Police searching for Indian fugitive Mehul Choksi

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by Leon Norville

[email protected]

Police Commissioner Atlee Rodney told Observer yesterday the force was “following up” on reports that Indian-born businessman Mehul Choksi had gone missing from Antigua and Barbuda.

An official statement issued last night confirmed a missing person’s report had been filed for him on Sunday at Johnson’s Point Police Station.

The 62-year-old was reportedly last seen on Sunday at around 5pm by his neighbours in the Jolly Harbour community. They confirmed that on Monday morning police officers were spotted in the area where Choksi’s vehicle was found, processing the scene.

“Based on additional information received, the police have conducted numerous searches but to no avail,” the statement said.

Police are urging anyone with information to come forward.

Choksi, who obtained his citizenship for Antigua and Barbuda via the country’s citizenship by investment scheme, is wanted by the Indian judicial authorities regarding a US$2 billion bank scam involving India’s Punjab National Bank (PNB).

The diamantaire and his company allegedly bypassed PNB’S core banking system and issued fraudulent letters of understanding (LoUs) for payments to suppliers without making entries in the banking software about the LoUs.

The billionaire, along with his nephew Nirav Modi, is charged with criminal conspiracy, criminal breach of trust, cheating and dishonesty including delivery of property, corruption, and money laundering.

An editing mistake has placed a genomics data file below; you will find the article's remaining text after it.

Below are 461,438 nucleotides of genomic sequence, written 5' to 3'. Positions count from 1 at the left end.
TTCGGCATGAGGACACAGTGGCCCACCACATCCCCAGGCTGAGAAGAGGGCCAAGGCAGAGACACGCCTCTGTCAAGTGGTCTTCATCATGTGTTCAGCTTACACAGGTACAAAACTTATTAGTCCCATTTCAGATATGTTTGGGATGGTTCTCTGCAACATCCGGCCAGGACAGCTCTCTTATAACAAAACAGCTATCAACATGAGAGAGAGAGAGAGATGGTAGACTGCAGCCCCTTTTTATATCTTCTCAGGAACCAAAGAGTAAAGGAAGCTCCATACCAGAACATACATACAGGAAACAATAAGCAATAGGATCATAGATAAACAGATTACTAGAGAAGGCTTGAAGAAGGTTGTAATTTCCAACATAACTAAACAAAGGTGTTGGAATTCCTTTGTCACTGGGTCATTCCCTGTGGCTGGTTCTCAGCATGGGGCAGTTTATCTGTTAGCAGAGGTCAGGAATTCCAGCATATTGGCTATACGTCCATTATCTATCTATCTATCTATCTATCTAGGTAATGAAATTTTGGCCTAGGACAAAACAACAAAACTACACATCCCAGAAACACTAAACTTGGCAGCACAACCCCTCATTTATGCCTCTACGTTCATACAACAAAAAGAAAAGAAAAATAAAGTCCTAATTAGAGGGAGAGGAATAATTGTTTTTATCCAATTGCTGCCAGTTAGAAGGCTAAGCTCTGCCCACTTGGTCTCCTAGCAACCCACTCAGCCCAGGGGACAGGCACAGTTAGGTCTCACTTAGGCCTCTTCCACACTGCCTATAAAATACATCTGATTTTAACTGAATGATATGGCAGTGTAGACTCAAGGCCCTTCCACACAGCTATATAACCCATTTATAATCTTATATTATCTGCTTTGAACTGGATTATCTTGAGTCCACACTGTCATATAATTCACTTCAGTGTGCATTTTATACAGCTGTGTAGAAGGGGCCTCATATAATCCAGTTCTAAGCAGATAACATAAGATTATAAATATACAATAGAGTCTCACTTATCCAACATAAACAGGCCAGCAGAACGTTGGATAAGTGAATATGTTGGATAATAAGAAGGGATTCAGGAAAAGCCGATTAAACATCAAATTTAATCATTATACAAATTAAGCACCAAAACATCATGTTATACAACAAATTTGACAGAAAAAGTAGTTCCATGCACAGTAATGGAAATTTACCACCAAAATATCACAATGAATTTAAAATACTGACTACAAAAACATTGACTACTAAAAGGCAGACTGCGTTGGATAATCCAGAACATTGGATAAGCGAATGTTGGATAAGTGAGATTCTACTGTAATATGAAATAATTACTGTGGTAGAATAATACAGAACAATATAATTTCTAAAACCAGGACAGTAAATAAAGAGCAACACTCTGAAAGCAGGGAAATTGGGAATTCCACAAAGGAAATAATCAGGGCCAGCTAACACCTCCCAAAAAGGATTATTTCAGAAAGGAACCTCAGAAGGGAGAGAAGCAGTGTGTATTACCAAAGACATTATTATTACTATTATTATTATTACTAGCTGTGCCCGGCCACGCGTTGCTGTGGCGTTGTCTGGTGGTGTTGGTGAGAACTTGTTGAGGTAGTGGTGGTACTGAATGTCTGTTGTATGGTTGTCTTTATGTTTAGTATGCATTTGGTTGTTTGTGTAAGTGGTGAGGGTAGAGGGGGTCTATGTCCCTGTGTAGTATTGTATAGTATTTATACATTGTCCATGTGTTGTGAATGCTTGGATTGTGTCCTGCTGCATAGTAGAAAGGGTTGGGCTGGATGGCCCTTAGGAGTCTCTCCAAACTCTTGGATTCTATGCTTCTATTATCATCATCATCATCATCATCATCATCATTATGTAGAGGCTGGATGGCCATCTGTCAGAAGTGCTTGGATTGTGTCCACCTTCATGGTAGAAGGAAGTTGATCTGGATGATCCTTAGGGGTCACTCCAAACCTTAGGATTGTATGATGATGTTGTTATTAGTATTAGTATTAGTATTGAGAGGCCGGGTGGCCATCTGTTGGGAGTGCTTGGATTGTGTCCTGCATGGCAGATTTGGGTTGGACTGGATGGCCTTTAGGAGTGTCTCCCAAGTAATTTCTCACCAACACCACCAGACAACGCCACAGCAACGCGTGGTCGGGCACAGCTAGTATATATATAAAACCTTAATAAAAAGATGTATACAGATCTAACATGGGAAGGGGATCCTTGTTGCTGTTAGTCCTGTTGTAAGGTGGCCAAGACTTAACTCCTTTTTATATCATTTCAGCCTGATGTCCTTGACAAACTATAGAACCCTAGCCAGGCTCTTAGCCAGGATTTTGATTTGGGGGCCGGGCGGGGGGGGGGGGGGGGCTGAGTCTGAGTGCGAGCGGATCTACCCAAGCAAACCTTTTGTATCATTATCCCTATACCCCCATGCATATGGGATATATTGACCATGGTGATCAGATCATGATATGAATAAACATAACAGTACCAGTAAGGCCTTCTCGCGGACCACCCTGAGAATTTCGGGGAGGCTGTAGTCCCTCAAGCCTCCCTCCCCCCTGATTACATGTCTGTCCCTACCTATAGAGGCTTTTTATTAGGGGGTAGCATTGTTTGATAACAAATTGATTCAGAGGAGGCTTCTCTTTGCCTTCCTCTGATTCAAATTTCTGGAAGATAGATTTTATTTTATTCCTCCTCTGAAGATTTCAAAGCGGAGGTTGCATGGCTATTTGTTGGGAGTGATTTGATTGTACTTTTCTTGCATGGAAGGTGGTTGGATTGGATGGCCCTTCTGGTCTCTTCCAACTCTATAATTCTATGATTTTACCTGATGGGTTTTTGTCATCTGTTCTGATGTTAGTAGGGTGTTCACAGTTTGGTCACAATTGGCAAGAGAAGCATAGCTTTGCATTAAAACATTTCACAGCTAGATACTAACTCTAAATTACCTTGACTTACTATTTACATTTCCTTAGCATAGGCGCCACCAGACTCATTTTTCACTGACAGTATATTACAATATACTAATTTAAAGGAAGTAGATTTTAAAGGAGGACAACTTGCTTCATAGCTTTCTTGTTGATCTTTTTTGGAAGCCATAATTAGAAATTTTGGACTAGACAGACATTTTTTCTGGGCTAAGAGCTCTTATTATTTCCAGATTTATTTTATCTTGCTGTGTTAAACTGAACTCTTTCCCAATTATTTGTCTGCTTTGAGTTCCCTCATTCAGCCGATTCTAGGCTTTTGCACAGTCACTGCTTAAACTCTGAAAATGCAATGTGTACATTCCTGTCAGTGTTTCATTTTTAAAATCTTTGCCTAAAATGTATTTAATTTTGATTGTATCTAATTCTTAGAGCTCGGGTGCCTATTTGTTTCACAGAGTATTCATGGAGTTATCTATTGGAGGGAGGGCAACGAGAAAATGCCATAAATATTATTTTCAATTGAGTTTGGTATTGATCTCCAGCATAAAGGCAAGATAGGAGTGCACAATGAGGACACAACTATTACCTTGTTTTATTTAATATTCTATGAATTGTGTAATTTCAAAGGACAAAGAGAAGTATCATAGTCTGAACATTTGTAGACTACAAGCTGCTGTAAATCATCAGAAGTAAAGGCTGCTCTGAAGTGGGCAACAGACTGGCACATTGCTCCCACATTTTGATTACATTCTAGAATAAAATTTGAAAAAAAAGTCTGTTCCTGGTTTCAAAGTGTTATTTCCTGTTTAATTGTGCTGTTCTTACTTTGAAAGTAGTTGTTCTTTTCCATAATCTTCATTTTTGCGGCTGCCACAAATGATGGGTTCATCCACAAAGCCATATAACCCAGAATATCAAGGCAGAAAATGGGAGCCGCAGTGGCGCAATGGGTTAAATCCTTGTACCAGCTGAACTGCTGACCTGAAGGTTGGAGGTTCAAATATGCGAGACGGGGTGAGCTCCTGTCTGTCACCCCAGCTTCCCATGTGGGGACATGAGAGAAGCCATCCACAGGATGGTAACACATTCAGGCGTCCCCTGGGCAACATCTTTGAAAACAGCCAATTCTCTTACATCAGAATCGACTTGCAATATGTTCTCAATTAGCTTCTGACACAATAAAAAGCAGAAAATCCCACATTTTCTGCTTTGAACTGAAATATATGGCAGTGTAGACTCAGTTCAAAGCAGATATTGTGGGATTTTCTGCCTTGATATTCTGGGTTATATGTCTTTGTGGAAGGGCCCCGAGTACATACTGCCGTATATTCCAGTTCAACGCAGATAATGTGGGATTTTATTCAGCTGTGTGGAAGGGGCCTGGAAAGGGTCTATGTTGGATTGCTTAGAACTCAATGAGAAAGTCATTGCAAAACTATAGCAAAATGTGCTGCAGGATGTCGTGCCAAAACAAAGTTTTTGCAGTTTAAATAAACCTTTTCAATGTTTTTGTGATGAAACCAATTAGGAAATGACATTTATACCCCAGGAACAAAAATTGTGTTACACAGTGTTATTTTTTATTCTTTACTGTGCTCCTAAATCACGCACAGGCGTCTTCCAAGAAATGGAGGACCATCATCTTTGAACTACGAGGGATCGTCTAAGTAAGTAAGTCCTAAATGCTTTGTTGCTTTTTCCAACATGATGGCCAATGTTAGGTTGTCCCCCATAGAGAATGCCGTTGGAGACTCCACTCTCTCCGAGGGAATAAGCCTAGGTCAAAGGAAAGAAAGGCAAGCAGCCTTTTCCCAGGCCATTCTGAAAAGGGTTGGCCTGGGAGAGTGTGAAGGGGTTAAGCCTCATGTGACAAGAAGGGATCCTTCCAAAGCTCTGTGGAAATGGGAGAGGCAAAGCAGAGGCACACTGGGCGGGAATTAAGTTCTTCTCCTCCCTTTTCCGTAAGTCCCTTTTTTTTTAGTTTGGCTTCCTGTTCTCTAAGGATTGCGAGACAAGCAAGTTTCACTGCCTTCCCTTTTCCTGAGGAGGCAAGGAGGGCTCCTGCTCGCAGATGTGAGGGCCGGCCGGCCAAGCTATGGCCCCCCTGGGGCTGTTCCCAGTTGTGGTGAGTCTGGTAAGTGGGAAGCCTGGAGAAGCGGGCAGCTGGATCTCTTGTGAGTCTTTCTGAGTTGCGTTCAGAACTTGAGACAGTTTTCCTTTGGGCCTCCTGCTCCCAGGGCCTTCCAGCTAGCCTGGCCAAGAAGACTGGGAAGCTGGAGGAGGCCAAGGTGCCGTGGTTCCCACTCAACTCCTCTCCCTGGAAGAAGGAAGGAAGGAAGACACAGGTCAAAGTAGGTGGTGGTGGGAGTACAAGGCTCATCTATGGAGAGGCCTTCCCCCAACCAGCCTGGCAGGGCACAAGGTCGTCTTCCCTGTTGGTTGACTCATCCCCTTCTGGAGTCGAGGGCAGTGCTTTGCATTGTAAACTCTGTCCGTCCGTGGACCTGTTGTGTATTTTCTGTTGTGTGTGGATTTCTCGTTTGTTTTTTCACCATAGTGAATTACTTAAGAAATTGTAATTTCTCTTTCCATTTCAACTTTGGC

Choksi has however been fighting extradition back to India. Foreign Affairs Minister EP Chet Greene told Observer previously that he had informed India’s External Affairs Minister Sushma Swaraj that the Antigua and Barbuda government will continue to cooperate with India as the Asian country pursues Choksi’s extradition.

Earlier this year, in keeping with that pledge, Antigua and Barbuda initiated the process of revoking Choksi’s citizenship which was granted in November 2017, but Choksi challenged the government’s move in court.

Lionel Hurst, chief of staff in the Prime Minister’s office, speaking to news channel India Today earlier this year, warned that the process to strip Choksi of his citizenship would take time to be completed.

“This matter will take about seven years to be resolved. With enough money to pursue these legal challenges, 2027 is the earliest for a final resolution,” Hurst said. Choksi can move to the Court of Appeal and the Privy Council in London if he loses in the High Court, he added.

In the absence of an extradition treaty between the two countries, India sought Choksi’s extradition in August 2018 on the principle of reciprocity and dual criminality, but it is pending due to the legal issues.

The principle of dual criminality requires that the offence for which the extradition is sought has to be an offence in both the requesting and requested countries.

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